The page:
Doctors Are Now Recommending a Head-Scratching Method for Preventing Peanut Allergies
Ahh, the dreaded childhood peanut allergy. Chances are you knew at least one person who you weren't allowed to eat your PB&J around as a kid. Almost 5% of American children have a peanut allergy, and research shows these numbers seem to be rising, with experts suggesting that in the past decade alone, rates have tripled.
But the most recent study from the National Institutes of Health (NIH) shows that the best way to prevent your child from developing peanut allergies is to actuallyexpose them to peanuts.
Wait—isn't that a bit counterintuitive? The American Academy of Pediatrics doesn't think so. In fact, the NIH's study shows that peanut allergy diagnoses fell a staggering81%when this simple strategy is used.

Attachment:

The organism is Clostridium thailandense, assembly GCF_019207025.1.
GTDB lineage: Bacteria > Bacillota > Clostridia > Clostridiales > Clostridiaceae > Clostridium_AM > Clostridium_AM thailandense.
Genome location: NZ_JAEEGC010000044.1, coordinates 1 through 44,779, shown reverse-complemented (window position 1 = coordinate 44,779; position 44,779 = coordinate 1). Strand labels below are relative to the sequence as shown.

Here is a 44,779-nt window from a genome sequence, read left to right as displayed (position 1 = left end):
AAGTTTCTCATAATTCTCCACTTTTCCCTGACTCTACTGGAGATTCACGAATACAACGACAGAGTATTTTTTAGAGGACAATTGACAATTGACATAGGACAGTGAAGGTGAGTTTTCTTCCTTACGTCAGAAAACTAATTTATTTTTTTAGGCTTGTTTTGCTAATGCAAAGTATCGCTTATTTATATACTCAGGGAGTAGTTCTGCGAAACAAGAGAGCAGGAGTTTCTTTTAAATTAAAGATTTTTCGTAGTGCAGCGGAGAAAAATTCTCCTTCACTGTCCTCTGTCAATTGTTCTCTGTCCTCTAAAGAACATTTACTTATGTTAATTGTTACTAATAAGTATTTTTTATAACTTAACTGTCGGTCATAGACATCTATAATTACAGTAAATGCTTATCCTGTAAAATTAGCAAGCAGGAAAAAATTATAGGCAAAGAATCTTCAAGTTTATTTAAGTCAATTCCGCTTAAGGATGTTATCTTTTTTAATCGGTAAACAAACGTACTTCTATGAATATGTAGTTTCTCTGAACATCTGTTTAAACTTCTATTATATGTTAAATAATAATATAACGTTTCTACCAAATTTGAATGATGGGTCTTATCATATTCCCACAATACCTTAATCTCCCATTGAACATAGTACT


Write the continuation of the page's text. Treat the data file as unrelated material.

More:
The strategy is to expose your children to peanuts from a very young age, so that they won't develop an allergy or intolerance later on. So even though you're tempted to move that peanut-smothered candy bar away from your toddler, it might actually cause problems later on if you deny them now.
The Academy recommends that children be exposed to products with peanuts in them beginning from the ages of 4 to 11 months—especially for kids suffering from severe eczema or egg allergies.
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